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Cow gas smells like success for organic farmer

A video titled ‘Who Cut the Cheese? Innovation of the Silent but Deadly’ showcases one Israeli farmer’s jury-rigged sustainable ecological solutions.

Cows on Zimmerman Farm provide fuel, fertilizer and fish food. Photo by Ari Pollack

Cows on Zimmerman Farm provide fuel, fertilizer and fish food. Photo by Ari Pollack

In a land famous for cutting-edge agricultural technology, one Israeli farmer gets his sustainable ecological solutions not from a computer – he doesn’t own one – but from the backside of his cows.

That’s right: We’re talking about methane, the odiferous, climate-changing “greenhouse gas” produced by the digestive systems of livestock.

One cow emits 150 to 200 liters of methane gas every day in the form of farts and feces. Large farms often have sophisticated manure-management and bio-digester systems to extract biogas from the waste.

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Alon Zimmerman doesn’t have that kind of budget. After 30 years of growing organic vegetables, a storm destroyed his hothouses three years ago. So the 58-year-old former surfer from Long Beach, California, bought a herd of dairy cows and worked with a mechanical engineer to jury-rig his own permaculture-inspired system for extracting fuel, fertilizer and fish food from cow patties.


Alon Zimmerman uses his cows’ droppings to power the farm/ Photo by Ari Pollack

Zimmerman’s ingenuity might have gone unnoticed if not for a video made by Ari Pollack, an information systems engineer who owns a vineyard and winery near the Zimmerman Farm in the Samarian hills.

For his final project in a master’s course called “Innovation in Sustainability” at Ben-Gurion University of the Negev, Pollack and classmate Viktor Cohen went to Zimmerman Farm to shoot “Who Cut the Cheese? Innovation of the Silent but Deadly.”
Within 48 hours, the amateur film was being shared across social media.

“Alon has very strong ideals about how this world needs to look, ” Pollack tells ISRAEL21c. “The whole farm is made to be without emissions and it’s also economically viable. The world can’t survive much longer as resources dwindle and consumerism encourages a culture of buying and throwing away. Alon is trying to make a model where communities can survive on a sustainable way of living.”

Every day, Zimmerman collects the cow waste and dumps it into a tank. He stirs the slurry to loosen it up, and then releases it into an underground chamber that functions like a cow stomach with just the right temperature and mix of bacteria to separate out the methane gas.

The gas is piped into a large bag and pushed out by a compressor into tanks, ready for Rachel Zimmerman to use as fuel to make the yogurt, cheese, fruit leather, granola, sourdough breads and other homegrown products that the couple bundles into baskets and sells door to door.

“My wife is the powerhouse behind everything successful here, ” says Zimmerman.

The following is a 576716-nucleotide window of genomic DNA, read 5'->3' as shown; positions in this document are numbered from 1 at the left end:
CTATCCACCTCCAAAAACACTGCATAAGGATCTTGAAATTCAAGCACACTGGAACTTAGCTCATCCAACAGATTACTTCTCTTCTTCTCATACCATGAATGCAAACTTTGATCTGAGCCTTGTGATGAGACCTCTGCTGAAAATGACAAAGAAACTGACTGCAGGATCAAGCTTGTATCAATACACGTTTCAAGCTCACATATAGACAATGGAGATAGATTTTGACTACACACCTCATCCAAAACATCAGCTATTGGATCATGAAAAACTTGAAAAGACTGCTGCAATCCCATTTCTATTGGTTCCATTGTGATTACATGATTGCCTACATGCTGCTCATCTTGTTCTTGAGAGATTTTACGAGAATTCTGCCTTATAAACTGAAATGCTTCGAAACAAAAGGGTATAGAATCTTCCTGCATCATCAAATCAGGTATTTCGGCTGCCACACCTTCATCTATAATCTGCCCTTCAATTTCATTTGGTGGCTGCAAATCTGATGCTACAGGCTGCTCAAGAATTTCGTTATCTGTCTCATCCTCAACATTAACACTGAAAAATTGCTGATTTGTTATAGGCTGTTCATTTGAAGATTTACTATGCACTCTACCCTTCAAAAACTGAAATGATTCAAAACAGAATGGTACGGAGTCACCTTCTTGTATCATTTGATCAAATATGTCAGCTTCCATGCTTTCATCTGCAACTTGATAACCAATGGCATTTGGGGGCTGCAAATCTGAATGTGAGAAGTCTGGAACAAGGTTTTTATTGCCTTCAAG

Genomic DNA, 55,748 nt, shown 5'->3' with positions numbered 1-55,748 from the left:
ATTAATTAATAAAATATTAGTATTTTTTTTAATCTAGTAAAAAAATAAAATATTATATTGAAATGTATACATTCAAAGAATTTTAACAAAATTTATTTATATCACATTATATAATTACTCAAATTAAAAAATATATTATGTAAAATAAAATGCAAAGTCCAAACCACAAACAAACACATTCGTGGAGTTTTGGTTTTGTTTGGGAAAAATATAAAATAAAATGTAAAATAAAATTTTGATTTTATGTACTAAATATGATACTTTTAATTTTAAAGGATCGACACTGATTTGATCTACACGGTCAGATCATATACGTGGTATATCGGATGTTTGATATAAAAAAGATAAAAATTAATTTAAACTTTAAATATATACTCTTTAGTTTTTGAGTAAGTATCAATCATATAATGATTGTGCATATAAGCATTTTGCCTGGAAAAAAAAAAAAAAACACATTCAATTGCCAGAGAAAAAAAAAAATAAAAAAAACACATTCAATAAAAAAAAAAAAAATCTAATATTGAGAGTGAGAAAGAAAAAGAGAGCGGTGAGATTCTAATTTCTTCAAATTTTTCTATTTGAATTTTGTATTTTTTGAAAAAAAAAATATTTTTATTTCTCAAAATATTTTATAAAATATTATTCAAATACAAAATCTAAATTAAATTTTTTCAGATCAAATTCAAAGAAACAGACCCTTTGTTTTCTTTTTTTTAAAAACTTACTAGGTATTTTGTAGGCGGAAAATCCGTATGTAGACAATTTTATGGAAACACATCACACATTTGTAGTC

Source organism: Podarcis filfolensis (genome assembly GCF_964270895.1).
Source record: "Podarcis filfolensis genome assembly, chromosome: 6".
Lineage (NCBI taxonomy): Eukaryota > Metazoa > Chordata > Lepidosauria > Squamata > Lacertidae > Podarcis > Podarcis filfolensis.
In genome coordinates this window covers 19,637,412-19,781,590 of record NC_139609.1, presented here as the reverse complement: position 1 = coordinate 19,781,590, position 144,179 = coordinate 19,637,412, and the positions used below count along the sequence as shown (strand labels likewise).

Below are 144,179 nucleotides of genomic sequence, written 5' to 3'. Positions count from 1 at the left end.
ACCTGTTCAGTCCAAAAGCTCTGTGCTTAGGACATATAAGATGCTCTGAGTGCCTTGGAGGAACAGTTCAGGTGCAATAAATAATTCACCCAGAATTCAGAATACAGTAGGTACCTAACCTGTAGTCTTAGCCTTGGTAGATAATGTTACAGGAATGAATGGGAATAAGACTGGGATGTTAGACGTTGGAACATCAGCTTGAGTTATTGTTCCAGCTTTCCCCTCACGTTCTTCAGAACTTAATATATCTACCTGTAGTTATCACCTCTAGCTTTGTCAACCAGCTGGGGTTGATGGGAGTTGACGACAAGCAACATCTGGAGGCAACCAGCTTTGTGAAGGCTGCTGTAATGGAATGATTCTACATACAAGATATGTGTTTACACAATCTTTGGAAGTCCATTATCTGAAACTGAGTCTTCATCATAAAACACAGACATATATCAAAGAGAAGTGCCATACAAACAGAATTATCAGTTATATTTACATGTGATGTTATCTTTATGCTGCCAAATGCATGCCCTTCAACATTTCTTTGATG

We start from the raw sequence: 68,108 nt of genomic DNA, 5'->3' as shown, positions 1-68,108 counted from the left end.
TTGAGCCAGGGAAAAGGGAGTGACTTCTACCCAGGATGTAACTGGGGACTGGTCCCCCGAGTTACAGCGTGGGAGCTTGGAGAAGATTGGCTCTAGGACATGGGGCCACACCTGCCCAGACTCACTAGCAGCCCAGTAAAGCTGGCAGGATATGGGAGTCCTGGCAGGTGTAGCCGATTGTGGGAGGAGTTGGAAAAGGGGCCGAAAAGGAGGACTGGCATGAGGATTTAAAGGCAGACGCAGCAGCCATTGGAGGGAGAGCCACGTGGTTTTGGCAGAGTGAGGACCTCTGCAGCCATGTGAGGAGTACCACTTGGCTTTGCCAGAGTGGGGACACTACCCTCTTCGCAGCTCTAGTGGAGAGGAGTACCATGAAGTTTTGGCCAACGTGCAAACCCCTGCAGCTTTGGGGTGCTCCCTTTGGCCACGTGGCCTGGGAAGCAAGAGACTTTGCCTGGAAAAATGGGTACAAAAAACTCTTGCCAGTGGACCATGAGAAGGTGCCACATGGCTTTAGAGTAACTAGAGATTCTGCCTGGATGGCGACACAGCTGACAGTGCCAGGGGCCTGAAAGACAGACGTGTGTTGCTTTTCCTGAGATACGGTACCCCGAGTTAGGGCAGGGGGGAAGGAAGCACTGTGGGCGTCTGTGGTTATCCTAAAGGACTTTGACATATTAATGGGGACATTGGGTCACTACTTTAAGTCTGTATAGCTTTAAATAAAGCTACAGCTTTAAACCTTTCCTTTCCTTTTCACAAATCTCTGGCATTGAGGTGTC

The liquid left over from the slurry is used as organic fertilizer for Zimmerman’s cherry tomatoes in summer and strawberries in winter. Each cow produces enough for a dunam (quarter acre) of hothouse crops. And the worms attracted to the nitrogen-rich soil go into the farm’s fish pond.

Alon Zimmerman fertilizes his strawberries with nitrogen-rich dung after the methane gas has been removed. Photo by Ari Pollack

There you have it: cow dung turned into fuel, fertilizer and food.

“It’s been my life’s dream to get into alternative energy, ” Zimmerman tells ISRAEL21c. “I was a revolutionary when I was young, and I haven’t lost it.”

As a boy, he would go on nature walks with his mother. “We’d stand in front of an anthill for 20 minutes. She taught me how have to observe and learn from nature and mimic nature. That’s the basis of the whole approach here.”

Inside the farmhouse the Zimmermans installed a rocket stove – a highly efficient wood-burning combustion chamber with a vertical chimney — and fuel it with readily available and otherwise useless waste from olive presses. In the future, he plans to funnel the carbon dioxide byproduct of burning methane into his hothouses to foster plant growth.


Rachel Zimmerman making fruit leather on the farm. Photo by Ari Pollack

Rachel Zimmerman making fruit leather on the farm. Photo by Ari Pollack

The father of 10 emphasizes that each individual method he employs isn’t revolutionary – ancient Aztec and Chinese farmers had some of the same ideas – but he figured out how to combine them.

“We’re taking technologies that already exist and putting them all together synergistically. In my mind, at least, these things all go together like a huge mosaic. It makes sense to me to utilize aquaponics, and to have multiple uses for the same cubic meter of water to get the maximum out of it. The most important thing is at the end to have a product to sell, and the buyer is buying part of what we do to produce the product.”

Zimmerman has a bunch of other ideas percolating, including a barn designed to catch wind, increase its speed and convert it into electrical power; and a superefficient engine for heating water.

“An investment would help me develop these things further and make them available to others, ” he says. “The idea would be to fund an overall system where people would get knowledge from us and certain specific components we would sell to them so they would have a sustainable system based on a localized approach and can become economically and ecologically independent.”

By Israel21C



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